Tuesday, December 31, 2013

2013 Year In Review

A look back at my children through the months!



























2013 has been a year of much growth and change in our family. Some joyful, some painful, some par for the course. We grew to a family of four. We lost our sweet Sadie and Great Grandma Vivian, and I lost my paternal Grandmother. We enjoyed the outdoors, and so much of the beauty in nature that our area has to offer. Delilah started preschool and loves her teachers and classmates. Ty and I have both grown in our work and in our love for each other and out family.

Despite the ups and down through the year, as it draws to a close, I am so thankful that we have each other, our happiness, and our health. My resolution for 2014 is a simple one: In 2014, I will do my best. 

Happy New Year!

Monday, December 30, 2013

Easy Peanut Butter Chocolate Fudge

Over the holidays, I was looking for a quick, easy recipe for peanut buttery fudge. I wanted something using
real peanut butter (not chips) and something I could do in one pan (not a double boiler, not a chocolate layer in one pot and a peanut butter layer in another). I didn't want to swirl them or layer them. I didn't care how it looked, I just wanted yummy peanut buttery fudgey fudge!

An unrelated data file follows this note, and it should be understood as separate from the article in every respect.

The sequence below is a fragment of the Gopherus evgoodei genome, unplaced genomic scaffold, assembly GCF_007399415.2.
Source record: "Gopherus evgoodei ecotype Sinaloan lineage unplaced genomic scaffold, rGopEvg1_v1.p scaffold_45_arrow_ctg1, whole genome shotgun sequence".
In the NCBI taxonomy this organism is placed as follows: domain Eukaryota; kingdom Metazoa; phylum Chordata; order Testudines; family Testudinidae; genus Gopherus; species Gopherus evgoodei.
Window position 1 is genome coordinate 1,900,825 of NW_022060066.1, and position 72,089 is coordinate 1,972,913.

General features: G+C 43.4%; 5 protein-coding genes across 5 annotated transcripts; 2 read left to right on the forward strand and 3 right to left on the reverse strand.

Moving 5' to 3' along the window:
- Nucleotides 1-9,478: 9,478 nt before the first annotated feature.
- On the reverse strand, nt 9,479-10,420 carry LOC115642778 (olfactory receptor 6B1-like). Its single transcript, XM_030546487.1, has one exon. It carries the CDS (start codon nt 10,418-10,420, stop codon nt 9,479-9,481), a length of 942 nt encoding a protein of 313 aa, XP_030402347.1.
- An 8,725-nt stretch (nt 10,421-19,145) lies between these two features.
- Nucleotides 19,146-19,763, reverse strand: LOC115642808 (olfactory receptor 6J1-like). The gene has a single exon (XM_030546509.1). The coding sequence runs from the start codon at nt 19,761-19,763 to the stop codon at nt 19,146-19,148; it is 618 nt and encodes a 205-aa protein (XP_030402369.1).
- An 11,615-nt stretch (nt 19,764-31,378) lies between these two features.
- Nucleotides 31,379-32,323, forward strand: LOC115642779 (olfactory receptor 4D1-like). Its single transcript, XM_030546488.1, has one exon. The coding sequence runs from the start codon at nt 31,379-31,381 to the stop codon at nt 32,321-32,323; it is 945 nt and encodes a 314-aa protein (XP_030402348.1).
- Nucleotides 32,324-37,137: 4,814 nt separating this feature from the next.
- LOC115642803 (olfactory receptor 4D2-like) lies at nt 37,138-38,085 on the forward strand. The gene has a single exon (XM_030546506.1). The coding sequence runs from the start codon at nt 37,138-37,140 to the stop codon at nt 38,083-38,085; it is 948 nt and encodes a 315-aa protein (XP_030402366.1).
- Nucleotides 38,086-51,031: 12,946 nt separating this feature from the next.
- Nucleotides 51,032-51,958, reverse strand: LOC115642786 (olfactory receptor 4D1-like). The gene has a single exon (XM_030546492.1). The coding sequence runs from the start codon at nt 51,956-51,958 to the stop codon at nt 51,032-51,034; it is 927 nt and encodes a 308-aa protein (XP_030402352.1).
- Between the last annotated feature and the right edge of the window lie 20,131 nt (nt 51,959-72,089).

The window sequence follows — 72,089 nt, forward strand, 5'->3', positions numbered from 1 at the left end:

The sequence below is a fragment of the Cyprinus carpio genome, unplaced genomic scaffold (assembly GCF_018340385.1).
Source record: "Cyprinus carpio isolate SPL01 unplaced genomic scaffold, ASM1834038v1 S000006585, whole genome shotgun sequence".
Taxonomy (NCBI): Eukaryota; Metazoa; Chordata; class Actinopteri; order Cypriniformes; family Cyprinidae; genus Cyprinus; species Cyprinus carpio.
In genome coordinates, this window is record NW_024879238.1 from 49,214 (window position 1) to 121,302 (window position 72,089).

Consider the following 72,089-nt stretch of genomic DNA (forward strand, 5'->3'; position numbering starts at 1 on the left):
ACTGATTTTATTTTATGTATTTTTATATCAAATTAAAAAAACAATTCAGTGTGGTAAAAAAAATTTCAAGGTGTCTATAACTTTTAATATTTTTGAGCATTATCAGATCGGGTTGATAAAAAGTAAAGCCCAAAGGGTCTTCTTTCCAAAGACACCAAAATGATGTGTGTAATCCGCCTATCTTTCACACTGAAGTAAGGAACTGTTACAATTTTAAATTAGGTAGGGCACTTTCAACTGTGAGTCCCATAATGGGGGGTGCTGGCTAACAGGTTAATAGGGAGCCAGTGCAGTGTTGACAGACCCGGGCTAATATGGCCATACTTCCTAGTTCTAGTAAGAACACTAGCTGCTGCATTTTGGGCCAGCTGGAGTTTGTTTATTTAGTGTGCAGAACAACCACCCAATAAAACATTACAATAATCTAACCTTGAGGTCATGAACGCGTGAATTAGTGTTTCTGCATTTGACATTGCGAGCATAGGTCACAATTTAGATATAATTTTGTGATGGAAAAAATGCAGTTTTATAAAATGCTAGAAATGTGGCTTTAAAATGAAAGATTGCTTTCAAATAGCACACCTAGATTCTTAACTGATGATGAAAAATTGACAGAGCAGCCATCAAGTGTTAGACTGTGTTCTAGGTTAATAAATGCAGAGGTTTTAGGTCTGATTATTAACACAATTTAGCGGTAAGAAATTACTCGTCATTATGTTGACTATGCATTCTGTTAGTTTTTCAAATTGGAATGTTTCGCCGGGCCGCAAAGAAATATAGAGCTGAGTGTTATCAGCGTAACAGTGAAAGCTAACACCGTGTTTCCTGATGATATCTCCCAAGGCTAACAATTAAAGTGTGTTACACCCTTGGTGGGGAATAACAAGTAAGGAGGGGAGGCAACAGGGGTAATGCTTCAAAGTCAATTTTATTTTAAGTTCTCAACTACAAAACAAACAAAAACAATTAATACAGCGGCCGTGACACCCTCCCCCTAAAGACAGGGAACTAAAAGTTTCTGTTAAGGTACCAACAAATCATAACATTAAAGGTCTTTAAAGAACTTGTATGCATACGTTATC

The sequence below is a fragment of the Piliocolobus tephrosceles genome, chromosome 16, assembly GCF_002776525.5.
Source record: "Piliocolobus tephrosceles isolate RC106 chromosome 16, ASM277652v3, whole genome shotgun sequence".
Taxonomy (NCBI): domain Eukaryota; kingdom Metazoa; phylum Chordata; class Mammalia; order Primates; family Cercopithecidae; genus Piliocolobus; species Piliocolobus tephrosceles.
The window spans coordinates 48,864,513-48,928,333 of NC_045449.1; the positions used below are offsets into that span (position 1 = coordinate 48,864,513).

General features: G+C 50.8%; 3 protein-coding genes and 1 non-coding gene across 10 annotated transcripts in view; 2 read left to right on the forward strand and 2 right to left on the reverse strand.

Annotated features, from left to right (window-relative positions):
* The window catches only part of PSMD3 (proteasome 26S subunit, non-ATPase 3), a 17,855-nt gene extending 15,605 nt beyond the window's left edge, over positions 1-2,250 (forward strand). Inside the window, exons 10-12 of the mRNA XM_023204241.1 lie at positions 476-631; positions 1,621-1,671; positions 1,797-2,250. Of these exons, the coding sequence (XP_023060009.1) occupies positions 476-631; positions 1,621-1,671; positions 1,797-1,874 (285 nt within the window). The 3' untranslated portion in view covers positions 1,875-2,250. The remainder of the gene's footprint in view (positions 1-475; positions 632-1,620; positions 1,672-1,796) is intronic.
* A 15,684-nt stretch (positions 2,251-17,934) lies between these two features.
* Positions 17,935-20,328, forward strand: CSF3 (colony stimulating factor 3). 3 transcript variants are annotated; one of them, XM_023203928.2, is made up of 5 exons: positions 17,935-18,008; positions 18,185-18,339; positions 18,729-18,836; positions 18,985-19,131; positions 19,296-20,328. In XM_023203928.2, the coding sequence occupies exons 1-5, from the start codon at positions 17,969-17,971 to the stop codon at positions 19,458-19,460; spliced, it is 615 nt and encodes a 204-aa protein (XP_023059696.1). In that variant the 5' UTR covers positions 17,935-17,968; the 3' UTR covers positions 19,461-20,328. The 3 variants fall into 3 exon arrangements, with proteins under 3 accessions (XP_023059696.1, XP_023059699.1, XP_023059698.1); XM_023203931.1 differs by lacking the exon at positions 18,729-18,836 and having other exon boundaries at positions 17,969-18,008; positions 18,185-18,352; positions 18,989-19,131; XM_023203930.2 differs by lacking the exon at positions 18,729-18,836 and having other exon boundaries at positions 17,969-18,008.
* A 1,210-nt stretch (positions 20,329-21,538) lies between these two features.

Since I couldn't fine a recipe to meet my criteria, I took a chance on winging it. This was a dangerous experiment, since I'd never made fudge before, but I'm glad I went for it, because the result was delicious!

What You'll Need:

  • 1 Cup peanut butter (I used creamy, but crunchy would be fine if you don't mind crunchy bits in your fudge!
  • 1 Cup semi-sweet Chocolate Chips
  • 1 can (14 ounces) Sweetened Condensed Milk
What You'll Do:
  • Dump all of the ingredients into a sauce pan.
  • Cook over low heat, stirring often, until it's a lovely, evenly mixed, melty, gooey blob.
  • Spread into a wax-paper (or foil, or parchment paper) lined 8X8 square pan.
  • Chill for a few hours in the fridge. (The fudge, that is. You can chill wherever you're comfy.)
  • Remove from pan, cut into small squares and enjoy!
  • Store cut fudge in a sealed container in the fridge for best results.

Sunday, December 29, 2013

How to get a Mei Tai and a Ring Sling out of One Tablecloth